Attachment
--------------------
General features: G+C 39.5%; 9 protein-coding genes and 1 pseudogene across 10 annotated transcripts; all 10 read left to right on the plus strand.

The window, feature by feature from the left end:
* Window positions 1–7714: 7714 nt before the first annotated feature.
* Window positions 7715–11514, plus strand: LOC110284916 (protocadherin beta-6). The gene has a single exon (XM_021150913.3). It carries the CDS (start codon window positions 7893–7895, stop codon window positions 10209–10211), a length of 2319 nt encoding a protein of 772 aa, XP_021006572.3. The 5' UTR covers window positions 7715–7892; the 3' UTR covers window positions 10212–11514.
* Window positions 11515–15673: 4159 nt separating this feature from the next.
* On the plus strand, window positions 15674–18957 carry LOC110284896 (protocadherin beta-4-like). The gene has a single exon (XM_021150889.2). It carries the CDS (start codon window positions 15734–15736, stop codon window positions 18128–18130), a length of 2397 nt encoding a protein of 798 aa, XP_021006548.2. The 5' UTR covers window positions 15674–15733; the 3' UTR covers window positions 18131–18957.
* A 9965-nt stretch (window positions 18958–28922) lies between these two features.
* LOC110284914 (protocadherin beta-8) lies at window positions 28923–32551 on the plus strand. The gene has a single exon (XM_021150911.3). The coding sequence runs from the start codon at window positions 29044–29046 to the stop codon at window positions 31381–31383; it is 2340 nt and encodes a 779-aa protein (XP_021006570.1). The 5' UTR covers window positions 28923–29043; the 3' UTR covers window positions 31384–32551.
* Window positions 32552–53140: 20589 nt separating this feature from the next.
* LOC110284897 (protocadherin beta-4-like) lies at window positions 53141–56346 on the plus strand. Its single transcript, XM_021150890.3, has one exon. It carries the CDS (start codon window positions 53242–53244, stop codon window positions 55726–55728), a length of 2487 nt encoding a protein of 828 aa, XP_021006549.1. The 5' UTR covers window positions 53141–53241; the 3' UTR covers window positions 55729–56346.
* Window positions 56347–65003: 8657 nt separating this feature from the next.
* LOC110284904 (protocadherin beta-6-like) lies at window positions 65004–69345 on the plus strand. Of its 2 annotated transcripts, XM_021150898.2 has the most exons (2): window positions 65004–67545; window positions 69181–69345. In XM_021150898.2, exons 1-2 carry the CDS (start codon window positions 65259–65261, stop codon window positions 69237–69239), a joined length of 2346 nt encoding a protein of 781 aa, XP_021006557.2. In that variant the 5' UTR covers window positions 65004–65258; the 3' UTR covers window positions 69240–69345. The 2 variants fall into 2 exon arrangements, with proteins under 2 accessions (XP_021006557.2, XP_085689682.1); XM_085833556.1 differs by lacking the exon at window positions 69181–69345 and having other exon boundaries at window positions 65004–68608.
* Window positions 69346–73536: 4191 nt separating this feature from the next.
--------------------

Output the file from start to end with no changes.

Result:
General features: G+C 39.5%; 9 protein-coding genes and 1 pseudogene across 10 annotated transcripts; all 10 read left to right on the plus strand.

The window, feature by feature from the left end:
* Window positions 1–7714: 7714 nt before the first annotated feature.
* Window positions 7715–11514, plus strand: LOC110284916 (protocadherin beta-6). The gene has a single exon (XM_021150913.3). It carries the CDS (start codon window positions 7893–7895, stop codon window positions 10209–10211), a length of 2319 nt encoding a protein of 772 aa, XP_021006572.3. The 5' UTR covers window positions 7715–7892; the 3' UTR covers window positions 10212–11514.
* Window positions 11515–15673: 4159 nt separating this feature from the next.
* On the plus strand, window positions 15674–18957 carry LOC110284896 (protocadherin beta-4-like). The gene has a single exon (XM_021150889.2). It carries the CDS (start codon window positions 15734–15736, stop codon window positions 18128–18130), a length of 2397 nt encoding a protein of 798 aa, XP_021006548.2. The 5' UTR covers window positions 15674–15733; the 3' UTR covers window positions 18131–18957.
* A 9965-nt stretch (window positions 18958–28922) lies between these two features.
* LOC110284914 (protocadherin beta-8) lies at window positions 28923–32551 on the plus strand. The gene has a single exon (XM_021150911.3). The coding sequence runs from the start codon at window positions 29044–29046 to the stop codon at window positions 31381–31383; it is 2340 nt and encodes a 779-aa protein (XP_021006570.1). The 5' UTR covers window positions 28923–29043; the 3' UTR covers window positions 31384–32551.
* Window positions 32552–53140: 20589 nt separating this feature from the next.
* LOC110284897 (protocadherin beta-4-like) lies at window positions 53141–56346 on the plus strand. Its single transcript, XM_021150890.3, has one exon. It carries the CDS (start codon window positions 53242–53244, stop codon window positions 55726–55728), a length of 2487 nt encoding a protein of 828 aa, XP_021006549.1. The 5' UTR covers window positions 53141–53241; the 3' UTR covers window positions 55729–56346.
* Window positions 56347–65003: 8657 nt separating this feature from the next.
* LOC110284904 (protocadherin beta-6-like) lies at window positions 65004–69345 on the plus strand. Of its 2 annotated transcripts, XM_021150898.2 has the most exons (2): window positions 65004–67545; window positions 69181–69345. In XM_021150898.2, exons 1-2 carry the CDS (start codon window positions 65259–65261, stop codon window positions 69237–69239), a joined length of 2346 nt encoding a protein of 781 aa, XP_021006557.2. In that variant the 5' UTR covers window positions 65004–65258; the 3' UTR covers window positions 69240–69345. The 2 variants fall into 2 exon arrangements, with proteins under 2 accessions (XP_021006557.2, XP_085689682.1); XM_085833556.1 differs by lacking the exon at window positions 69181–69345 and having other exon boundaries at window positions 65004–68608.
* Window positions 69346–73536: 4191 nt separating this feature from the next.